Pattern Drafting 101- Drafting the Basic Bodice Block

14 July, 2010

The Basic Bodice Block- the only pattern you’ll ever need to make any kind of garment for the upper body- tees, blouses, tanks, sweaters, coats, vests, even bras! Drafting the Basic Bodice Block requires a knowledge of basic high-school geometry, but once you’ve finished, you have a universal pattern for all your upper body sewing needs fit to your own body, not to a set of predetermined body measurements based on the “average” person.

(These instructions taken from Gedwoods of Burdastyle.com. I have simply rewritten them for ease of reading. His original instructional post can be found here.)

First things first, you will need:

  1. Your body and a measuring tape
  2. a ruler, preferably a long one
  3. a large pad of paper, or several sheets of printer paper taped together. Your paper should be 2″ wider than half your bust measurement.
  4. pencils and erasers
  5. a french curve, specifically one designed for working armholes and necklines

*  **  ***  **  *

Because the original measurements are metric, and their US standard equivalents would be near impossible to accurately measure (1/5 of an inch?), I’m going to stick with the metric measurements.

*  **  ***  **  *

Step 1: Mark Your Origin. Orient your paper in landscape orientation, or with the longest dimension running horizontally in front of you. Mark a point  in the upper left hand corner about 1cm from either edge of the paper. This is your origin point, your home base, and all your measurements and lines are going to be based on this point. Mark this point O.

Step 2: Square Off. From your origin point O, measure down 1.5cm parallel to the vertical edge of the paper and draw a line to that point. Mark that point A.

Step 3: Armscye Depth. From point A, you will now measure down the armscye depth plus 0.5cm. The armscye is half the circumference of the arm at the shoulder joint. Mark the end point B.

Armscye Depth

Step4: Bust Width. From point B, draw a line perpendicular to line AB. This line will be half the length of the bust measurement plus 5cm. Mark the end point of that line C.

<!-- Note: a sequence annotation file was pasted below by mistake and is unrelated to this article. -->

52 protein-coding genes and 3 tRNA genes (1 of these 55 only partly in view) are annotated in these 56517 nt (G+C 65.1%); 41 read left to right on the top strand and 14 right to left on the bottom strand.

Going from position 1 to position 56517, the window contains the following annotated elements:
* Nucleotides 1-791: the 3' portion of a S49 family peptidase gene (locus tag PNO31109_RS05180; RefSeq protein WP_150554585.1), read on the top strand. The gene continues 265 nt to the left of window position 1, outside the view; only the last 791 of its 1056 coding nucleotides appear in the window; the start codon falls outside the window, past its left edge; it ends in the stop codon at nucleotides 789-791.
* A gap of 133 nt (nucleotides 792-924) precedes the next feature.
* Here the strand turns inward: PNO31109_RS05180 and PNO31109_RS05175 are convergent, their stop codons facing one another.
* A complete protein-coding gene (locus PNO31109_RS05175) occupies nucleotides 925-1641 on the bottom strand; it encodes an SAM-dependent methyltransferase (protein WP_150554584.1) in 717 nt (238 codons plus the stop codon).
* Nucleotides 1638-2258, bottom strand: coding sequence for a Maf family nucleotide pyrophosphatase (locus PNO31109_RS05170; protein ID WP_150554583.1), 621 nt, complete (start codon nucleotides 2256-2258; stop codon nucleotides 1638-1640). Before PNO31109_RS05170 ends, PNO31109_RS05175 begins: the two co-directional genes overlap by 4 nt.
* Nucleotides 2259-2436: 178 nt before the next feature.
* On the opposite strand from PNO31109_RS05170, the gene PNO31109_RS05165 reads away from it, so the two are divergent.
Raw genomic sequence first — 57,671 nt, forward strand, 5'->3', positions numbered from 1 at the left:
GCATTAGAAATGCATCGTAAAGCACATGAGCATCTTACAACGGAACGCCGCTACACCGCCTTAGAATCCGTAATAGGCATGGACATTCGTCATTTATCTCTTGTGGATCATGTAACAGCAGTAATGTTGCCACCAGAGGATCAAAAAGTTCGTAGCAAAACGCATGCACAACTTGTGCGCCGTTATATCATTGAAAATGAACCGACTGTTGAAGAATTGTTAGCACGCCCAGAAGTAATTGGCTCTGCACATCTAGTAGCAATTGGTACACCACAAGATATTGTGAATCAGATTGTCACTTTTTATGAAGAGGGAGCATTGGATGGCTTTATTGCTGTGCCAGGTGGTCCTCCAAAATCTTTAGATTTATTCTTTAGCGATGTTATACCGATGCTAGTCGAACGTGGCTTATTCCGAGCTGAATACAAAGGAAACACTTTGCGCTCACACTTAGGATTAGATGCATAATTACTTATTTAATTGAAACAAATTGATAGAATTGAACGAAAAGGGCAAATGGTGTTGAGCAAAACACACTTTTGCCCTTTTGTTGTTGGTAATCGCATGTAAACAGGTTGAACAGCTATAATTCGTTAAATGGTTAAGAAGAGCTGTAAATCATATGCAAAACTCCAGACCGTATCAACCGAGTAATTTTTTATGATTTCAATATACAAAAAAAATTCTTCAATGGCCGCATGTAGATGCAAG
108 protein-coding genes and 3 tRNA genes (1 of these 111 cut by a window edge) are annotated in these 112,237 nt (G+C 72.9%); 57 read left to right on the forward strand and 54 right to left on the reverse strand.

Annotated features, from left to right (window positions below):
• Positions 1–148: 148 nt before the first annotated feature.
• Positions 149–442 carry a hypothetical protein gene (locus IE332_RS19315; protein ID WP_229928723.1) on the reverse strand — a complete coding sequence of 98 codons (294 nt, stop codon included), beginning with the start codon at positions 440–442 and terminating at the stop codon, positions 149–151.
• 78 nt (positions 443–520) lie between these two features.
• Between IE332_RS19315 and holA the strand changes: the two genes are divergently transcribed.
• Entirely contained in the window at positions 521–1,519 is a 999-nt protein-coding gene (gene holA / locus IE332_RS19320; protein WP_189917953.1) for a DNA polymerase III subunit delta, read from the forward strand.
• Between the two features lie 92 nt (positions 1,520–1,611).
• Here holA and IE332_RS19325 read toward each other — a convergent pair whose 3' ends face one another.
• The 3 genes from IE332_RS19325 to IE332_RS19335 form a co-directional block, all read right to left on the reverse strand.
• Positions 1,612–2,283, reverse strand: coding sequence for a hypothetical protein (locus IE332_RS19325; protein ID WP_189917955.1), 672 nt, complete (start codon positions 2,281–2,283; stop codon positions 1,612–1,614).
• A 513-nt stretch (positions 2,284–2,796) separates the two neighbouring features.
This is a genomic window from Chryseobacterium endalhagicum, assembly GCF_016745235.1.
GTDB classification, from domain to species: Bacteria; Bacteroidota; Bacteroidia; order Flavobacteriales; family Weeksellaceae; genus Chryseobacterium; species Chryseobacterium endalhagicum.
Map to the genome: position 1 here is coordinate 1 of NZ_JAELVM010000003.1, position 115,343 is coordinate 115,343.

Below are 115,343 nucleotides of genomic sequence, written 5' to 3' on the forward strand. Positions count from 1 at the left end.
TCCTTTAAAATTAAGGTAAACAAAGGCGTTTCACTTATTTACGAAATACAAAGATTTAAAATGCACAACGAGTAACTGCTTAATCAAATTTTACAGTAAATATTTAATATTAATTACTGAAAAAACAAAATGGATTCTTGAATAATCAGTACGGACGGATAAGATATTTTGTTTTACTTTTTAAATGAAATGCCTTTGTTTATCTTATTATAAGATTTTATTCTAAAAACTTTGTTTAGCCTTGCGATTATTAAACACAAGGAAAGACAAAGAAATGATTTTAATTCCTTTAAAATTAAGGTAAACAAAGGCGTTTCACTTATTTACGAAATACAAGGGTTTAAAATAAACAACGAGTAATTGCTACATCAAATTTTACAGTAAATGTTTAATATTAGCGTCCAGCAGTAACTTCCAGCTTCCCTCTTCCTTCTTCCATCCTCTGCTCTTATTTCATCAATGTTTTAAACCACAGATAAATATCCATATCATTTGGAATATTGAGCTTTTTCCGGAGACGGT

Step 5: Drawing upwards from point C, draw a line parallel to line OB, for the same distance as the length of OB. If your bust measurement is 92cm or below, mark this point D. For bust sizes above 92cm, get out your calculator- you’re going to add 1/8th of the distance above 92cm. For example, someone with a 100cm bust measurement is 8cm above 92cm. 1/8th of 8cm is 1cm. Add this amount to the line you just drew off of point C, and mark the endpoint D. Draw a light line connecting points D and O. You’ll be erasing this line later.

Upwards from Point C

Step 6: Return to Point O. Drawing straight down again from point O, parallel to the vertical edge of the paper, mark the distance from the nape of the neck to the waist. I have a trick for finding the nape of my neck: Tip your head back as far as it will go, and rest two fingers on your neck where the back of the head and the back of the neck meet. Don’t force them into the crevice, just rest them there so that the tops of your fingers are touching your head and the bottoms are on your neck. Lift your head again, and your middle finger will be on your nape. The waist is the smallest point of the torso, and can be found by tying a narrow strip of elastic snuggly around your waist and bending your body- the elastic will roll to the narrowest part of your torso, your waist. Measure along the spine between these two points. Mark the endpoint of this new line point E.

Step 7: Square off as shown below. Mark the corner point F.


Squaring Off